Self-consciousness came to television comedy with Monty Python's spoofing of newsreaders and continuity announcers ('And now for something completely differ- ent'). In The Mary Whitehouse Experience (BBC 2, 9 p.m., Monday) it goes one fur- ther by anticipating the things people at home say to their television sets. To skinny TV weather girl Suzanne Charlton, for instance, we shout 'Eat! Eat!'. To Jimmy Hill we do his own drawn-out, nasal 'We- e-II', accompanied by reflective massaging of massive chin. To Luciano Pavarotti it is, 'Get off, you fat git!' or alternatively, 'Give some to Suzanne Charlton!'
This is a very smart series, full of oblique and witty insight, such as David Baddiel's remark that, 'It is impossible for me to sit 45 seconds in a library without developing a non-negotiable hard-on'. There followed a point-proving shot of a hushed library reading-room full of industrious toilers, from which the camera angle gradually widens to reveal the notice: 'Tense sexual atmosphere please!' This kind of observa- tion is much harder to do than routine political parody, and the show slid only once into this area with a sketch of Tory Party spin doctors who, noticing the posi- tive impact of promiscuity on the poll rat- ings of Paddy Ashdown and Bill Clinton, set about creating some sexual charisma for John Major. Did we know that John has slept with Steffi Graf, romped with Julia Roberts and had his leg over Maureen Lip- man? He might be a pussy-cat in Parlia- ment, but he's an animal between the sheets, they told us, and we told our TV set ITHE TERRIBLE scavPsqa
OF MAI) BANK we would watch this show again.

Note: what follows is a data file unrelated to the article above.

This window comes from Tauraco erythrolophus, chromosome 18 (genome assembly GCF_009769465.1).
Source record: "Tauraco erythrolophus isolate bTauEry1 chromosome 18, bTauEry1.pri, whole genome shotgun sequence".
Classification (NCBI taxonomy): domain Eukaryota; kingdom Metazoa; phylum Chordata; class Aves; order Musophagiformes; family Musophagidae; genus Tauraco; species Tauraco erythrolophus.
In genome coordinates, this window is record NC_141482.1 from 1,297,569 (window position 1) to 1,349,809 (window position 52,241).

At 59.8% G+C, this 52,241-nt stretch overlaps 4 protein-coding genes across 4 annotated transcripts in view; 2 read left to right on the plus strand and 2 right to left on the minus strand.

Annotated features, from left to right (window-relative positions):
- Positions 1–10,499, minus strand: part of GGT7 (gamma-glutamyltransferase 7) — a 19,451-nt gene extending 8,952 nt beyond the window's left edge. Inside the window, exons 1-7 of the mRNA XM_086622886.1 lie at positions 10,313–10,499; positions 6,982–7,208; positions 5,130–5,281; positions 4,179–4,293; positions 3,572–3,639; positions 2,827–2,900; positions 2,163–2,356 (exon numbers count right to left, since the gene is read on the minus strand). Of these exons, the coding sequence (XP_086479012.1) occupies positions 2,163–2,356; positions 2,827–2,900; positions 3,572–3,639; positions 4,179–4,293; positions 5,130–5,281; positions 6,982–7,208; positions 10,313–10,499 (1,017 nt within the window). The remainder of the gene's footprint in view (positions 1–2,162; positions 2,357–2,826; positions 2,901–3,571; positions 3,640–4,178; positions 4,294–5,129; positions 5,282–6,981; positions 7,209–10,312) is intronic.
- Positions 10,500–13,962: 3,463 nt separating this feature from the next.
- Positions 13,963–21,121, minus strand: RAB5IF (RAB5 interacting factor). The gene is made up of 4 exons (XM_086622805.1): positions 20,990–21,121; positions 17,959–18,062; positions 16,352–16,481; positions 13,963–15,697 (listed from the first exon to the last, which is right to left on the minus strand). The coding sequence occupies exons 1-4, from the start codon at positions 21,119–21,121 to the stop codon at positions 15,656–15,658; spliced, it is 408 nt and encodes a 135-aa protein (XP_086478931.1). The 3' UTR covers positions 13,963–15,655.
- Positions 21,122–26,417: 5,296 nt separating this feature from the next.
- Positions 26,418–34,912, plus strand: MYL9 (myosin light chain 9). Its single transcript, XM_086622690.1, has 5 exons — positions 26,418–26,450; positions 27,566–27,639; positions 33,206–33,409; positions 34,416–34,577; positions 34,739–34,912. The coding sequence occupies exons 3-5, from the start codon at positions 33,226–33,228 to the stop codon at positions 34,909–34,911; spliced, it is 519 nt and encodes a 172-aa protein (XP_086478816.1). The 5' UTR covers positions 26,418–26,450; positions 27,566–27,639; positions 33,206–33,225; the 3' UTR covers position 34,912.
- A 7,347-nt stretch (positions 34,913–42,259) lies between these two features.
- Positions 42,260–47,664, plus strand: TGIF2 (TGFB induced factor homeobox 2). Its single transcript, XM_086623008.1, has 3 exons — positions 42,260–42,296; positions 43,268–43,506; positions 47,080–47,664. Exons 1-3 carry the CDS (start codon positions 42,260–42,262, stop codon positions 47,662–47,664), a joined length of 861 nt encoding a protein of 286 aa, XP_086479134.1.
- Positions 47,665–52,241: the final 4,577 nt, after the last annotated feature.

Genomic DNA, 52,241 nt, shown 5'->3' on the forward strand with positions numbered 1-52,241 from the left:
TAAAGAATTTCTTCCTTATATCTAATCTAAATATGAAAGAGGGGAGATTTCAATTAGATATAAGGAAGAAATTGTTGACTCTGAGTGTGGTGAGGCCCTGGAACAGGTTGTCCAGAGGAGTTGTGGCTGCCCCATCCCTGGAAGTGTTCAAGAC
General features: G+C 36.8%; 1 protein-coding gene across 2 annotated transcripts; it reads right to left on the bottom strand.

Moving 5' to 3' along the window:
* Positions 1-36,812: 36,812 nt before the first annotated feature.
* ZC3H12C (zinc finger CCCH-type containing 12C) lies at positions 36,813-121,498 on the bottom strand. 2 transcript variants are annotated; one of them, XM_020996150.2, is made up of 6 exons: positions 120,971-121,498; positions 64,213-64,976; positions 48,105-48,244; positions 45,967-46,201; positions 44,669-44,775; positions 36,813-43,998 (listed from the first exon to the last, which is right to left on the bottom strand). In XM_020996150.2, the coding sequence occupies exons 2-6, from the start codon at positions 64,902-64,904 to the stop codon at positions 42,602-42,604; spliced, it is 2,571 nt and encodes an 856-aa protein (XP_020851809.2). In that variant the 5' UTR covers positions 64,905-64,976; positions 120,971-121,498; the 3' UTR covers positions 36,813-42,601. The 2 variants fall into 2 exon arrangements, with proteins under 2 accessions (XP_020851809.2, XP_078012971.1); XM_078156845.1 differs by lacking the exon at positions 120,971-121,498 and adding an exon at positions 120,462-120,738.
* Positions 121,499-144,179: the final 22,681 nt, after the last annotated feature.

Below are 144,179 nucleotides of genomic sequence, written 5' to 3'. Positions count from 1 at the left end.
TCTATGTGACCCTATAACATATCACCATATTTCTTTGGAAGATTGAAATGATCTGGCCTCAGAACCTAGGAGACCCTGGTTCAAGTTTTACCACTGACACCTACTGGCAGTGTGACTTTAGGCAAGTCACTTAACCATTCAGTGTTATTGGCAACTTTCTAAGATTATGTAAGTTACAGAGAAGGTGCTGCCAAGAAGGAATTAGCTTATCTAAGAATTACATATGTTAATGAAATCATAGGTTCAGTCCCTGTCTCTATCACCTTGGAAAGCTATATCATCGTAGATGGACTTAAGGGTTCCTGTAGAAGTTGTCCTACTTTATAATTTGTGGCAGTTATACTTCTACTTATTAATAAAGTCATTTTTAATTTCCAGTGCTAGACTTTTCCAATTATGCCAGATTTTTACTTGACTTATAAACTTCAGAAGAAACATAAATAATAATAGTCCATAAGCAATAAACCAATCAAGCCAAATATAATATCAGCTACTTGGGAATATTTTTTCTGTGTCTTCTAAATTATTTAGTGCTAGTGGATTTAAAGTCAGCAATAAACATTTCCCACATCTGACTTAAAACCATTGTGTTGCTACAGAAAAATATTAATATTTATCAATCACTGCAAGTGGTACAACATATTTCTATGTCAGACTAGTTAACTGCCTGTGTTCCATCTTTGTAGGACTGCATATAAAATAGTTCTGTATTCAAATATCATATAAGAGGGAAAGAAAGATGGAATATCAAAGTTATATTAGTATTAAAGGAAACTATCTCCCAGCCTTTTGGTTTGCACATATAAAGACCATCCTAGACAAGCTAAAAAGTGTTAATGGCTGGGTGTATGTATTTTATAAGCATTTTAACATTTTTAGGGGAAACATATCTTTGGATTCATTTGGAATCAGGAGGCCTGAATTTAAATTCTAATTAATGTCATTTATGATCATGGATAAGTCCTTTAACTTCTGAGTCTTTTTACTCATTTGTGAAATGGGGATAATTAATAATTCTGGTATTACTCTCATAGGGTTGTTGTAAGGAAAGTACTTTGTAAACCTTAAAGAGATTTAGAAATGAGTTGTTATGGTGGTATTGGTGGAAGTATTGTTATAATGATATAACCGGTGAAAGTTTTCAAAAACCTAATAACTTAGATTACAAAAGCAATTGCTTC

In Russia, where I have been for the last eight weeks, the thing people say most often to the TV is, 'Hasn't this got CNN?' Domestic Russian telly is unbelievably dire, being mostly 'cultural' stuff, meaning choirs, ballets and folk operas, or 'progres- sive', meaning incompetent animations stumbling under the weight of political metaphors. CNN is available in every hotel and many middle-class homes and has become virtually synonymous with Western freedoms. In fact it is disappointingly drab, consisting mainly of adverts for potato- peelers, adverts for itself and pompous sign-offs that are longer than the soppy 'human interest' features which they termi- nate: 'This is is Carl-Marcus Kratzenburger for CNN in Bad Godesberg, on the day that Helmut Kohl's cat got herpes.... ' I told my TV set that with a little investment the BBC could run a TV World Service which would see this rubbish off the screen.
Back in Crouch End I went for a fast infusion of crude capitalism, settling down with my son to watch the Work/ Wrestling Federation Prime Time show on Sunday (Sky Sports, 1 p.m.). `Look out, he's got a hammer!' we shouted, and, 'Rip his head off!' This programme is a cult for boys aged between five and ten but also has a camp following among older groups. The wrestlers are already halfway to being car- toon characters, with names like Mr Psy- cho, Hulk Hogan, Sid Justice and Macho Man. They all have permanent waves, capped teeth, Lycra tights and peanut- butter tans and spend most of the pro- gramme shouting challenges at each other and making bloodcurdling boasts about the damage they will wreak on their next oppo- nent. It is great fun and no worse for the brain than the average Russian folk opera. 'Hit him with the coffin!' we told our telly, and, 'Look out for the folding chair!'